The Alba Chronicles
Neville Howarth
Thu 25 May 2017 02:47



11:50S  070:21E


So far we've done 430 miles with 660 miles to go. We did 140 miles in the last 24 hours.  We have 100% cloud cover and 15-25 knot SE winds.  We’re beating upwind into 2½ metre seas.   Here's what we did yesterday and overnight.


24 May 2017   Chagos to Rodrigues (Day 3)

Daylight revealed grey skies and confused waves.  There was a 2½ to 3 metre swell from the south-east with 1 metre wind waves coming from different directions, churning up the surface of the water.  During the morning, we maintained our 180° course with 20-28 knot winds at 70 degrees apparent, so we were able to bash along at 6 to 7 knots.


The ride became much bouncier and we were taking more water over the deck, with occasional loud bangs as waves hit our port side and sent water hurtling over our sprayhood and bimini.  We have Glenys’ new dodger fastened low on the guard rails and the port side flap zipped onto the bimini, so for the time being we’re keeping most of the water out of the cockpit.


Last night, I could hear an intermittent groaning noise, which I suspected came from the block on the running backstay.  It’s very unsettling to hear a new noise and, in the dark of the night, my imagination ran wild.  In my mind, I saw the running backstay breaking, causing the mast to collapse, stranding us in the middle of the Indian Ocean.  I didn’t sleep very well.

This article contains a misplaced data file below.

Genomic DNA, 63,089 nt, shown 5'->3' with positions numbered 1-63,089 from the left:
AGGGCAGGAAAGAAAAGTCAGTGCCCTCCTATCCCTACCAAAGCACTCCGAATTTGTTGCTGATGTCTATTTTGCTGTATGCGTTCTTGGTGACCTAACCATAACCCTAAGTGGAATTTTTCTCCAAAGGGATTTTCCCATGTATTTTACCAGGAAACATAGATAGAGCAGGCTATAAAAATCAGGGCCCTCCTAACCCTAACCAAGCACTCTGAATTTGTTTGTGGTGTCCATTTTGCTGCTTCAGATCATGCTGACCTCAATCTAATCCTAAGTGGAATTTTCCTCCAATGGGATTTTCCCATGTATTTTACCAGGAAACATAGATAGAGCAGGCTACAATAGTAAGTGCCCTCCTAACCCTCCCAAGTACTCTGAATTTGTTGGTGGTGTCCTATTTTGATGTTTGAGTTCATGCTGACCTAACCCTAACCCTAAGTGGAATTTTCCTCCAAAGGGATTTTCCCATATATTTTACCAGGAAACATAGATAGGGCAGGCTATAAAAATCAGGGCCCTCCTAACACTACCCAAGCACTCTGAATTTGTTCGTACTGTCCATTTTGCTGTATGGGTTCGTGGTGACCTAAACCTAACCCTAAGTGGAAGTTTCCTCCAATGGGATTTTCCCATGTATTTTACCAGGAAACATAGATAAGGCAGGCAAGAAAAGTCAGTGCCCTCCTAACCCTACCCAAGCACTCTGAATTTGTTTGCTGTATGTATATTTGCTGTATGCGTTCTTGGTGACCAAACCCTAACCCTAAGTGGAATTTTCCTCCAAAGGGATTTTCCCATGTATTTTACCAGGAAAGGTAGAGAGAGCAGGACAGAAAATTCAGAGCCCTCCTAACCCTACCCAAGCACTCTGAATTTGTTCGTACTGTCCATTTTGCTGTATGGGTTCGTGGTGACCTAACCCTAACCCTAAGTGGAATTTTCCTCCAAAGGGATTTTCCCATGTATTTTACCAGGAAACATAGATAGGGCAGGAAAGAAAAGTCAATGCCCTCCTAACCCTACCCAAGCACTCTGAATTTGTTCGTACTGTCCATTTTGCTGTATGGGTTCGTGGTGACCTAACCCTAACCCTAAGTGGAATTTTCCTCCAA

When I got up, I greased the bearings in the block and retied a piece of bungee cord holding the block up.  Thankfully, the noise has stopped and I suspect that it was just the bungee cord rubbing on the rope of the running backstay.


A little more worrying is that the front lower shroud on the leeward side of the mast is loose.  I tightened the shroud before we left Chagos, but it’s still wobbling about when we bash into a wave.  I suspect that the mast is “panting” and bending forward when under load.  When I look up the mast, I can’t see any serious problem, but something is compressing or bending causing the shroud to go loose.  I’ll have to sort it out when we get to Rodrigues, but in the meantime all I can do is to worry.


During the afternoon, the skies cleared and the wind dropped to a more pleasant 18-22 knots, but veered by 20 degrees, putting us hard on the wind again and forcing us onto a course of 190°.  The wind stayed stable into the night, so I amended our planned route.


We’re now heading for a waypoint at 15°S 69°40E, which leaves us on this course of 190° for another 2 days.  We’ll then head for 19°S 66°E, which will put us on a course of 220° for 2 days when the winds are stronger and then it’s downwind for a day to Rodrigues.  I’m glad that we adopted the strategy of heading directly south for as long as we could – I think that trying to sail the rhumb line would give much tougher legs at the end of the passage where the winds are historically stronger.


The night stayed free of squalls, so we had a star filled sky – it would have been lovely, if we weren’t heeled over at 20 degrees and being thrown around by the 2½ metre seas.